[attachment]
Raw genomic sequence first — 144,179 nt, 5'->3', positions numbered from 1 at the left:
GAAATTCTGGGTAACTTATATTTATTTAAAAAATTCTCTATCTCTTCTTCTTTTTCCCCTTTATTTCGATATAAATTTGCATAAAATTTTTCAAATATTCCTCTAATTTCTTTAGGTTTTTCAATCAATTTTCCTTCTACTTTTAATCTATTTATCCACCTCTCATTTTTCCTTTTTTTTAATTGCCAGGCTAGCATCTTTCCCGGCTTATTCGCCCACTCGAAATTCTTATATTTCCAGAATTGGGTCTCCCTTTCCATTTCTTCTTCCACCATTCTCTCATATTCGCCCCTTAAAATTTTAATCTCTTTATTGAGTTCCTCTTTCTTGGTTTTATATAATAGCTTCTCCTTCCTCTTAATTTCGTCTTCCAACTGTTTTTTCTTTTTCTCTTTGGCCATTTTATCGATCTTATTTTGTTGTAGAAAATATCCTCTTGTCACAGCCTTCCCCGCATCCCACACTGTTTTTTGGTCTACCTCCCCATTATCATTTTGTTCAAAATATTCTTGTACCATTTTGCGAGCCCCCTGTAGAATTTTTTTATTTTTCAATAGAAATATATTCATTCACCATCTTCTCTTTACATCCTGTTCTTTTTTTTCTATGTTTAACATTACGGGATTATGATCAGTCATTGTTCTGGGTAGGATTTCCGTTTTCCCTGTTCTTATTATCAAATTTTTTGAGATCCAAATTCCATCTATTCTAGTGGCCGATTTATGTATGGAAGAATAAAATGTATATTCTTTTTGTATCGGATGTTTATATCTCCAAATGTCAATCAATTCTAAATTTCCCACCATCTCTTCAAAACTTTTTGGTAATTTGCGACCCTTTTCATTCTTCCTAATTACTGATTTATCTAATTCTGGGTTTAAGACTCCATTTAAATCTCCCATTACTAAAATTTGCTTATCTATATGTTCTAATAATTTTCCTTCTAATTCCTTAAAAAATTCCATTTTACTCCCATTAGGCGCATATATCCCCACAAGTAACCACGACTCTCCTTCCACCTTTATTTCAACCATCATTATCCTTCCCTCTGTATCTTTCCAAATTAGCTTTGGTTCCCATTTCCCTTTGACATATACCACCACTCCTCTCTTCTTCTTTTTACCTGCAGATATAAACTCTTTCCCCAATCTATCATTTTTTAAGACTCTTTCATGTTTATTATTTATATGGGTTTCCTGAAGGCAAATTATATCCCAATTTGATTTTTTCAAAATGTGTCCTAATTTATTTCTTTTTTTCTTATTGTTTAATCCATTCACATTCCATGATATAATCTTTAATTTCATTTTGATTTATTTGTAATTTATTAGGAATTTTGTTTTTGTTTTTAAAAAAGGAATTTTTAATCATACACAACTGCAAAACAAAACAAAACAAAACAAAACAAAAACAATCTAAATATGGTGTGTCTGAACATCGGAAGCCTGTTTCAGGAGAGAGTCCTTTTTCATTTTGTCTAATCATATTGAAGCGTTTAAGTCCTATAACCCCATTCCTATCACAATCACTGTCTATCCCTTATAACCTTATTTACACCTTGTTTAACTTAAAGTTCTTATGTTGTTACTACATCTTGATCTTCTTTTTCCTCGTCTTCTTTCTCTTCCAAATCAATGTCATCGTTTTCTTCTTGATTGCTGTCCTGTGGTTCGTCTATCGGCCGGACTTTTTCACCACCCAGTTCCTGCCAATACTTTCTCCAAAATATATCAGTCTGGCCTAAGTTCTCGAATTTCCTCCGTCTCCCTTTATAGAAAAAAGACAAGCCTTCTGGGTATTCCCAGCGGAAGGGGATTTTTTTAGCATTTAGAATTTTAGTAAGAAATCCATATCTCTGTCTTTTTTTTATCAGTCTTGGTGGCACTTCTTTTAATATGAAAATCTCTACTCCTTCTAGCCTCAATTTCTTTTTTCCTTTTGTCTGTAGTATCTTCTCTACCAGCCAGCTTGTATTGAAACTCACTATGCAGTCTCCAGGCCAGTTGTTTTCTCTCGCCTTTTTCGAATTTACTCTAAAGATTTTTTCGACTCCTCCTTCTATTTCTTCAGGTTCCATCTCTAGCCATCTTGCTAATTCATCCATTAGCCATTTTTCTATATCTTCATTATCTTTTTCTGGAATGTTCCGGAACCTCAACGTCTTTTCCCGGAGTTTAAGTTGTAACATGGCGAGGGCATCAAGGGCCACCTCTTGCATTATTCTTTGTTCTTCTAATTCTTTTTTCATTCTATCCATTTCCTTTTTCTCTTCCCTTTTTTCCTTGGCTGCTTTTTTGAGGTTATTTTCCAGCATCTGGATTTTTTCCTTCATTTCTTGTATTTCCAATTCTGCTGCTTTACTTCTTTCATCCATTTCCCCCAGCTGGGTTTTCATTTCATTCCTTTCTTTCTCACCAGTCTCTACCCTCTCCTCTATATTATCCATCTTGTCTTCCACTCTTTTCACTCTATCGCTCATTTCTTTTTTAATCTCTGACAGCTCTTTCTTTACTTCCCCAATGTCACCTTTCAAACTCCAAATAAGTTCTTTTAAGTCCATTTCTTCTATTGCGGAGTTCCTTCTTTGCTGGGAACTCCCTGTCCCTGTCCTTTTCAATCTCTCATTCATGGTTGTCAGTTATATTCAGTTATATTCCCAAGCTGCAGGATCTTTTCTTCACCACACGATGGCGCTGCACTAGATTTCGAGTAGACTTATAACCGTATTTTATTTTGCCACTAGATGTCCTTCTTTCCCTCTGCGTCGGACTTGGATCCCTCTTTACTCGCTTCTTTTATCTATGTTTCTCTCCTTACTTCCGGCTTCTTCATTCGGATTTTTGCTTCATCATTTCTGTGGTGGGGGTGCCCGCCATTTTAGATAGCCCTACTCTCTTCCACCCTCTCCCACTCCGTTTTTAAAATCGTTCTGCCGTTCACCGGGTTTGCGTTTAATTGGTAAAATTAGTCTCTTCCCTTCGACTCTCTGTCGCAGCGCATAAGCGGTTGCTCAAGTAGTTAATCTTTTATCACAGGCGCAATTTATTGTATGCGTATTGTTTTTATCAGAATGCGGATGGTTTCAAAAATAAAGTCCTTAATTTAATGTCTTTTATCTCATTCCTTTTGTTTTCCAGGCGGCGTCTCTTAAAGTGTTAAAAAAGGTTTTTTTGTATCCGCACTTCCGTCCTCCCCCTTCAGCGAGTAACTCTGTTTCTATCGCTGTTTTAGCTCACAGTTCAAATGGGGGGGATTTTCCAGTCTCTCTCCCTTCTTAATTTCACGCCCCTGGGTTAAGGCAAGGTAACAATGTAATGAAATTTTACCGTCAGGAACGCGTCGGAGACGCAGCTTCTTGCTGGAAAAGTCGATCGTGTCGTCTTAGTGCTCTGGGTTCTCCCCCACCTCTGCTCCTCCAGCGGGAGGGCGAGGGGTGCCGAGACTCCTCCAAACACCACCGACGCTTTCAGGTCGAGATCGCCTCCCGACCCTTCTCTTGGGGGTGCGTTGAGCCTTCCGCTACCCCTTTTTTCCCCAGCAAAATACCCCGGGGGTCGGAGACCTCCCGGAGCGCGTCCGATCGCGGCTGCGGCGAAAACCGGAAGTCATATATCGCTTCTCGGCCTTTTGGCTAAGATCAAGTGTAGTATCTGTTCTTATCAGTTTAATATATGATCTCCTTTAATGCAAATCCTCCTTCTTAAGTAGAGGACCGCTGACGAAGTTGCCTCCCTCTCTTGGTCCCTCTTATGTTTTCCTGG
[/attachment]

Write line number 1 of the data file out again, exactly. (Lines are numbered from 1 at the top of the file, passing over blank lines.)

Raw genomic sequence first — 144,179 nt, 5'->3', positions numbered from 1 at the left: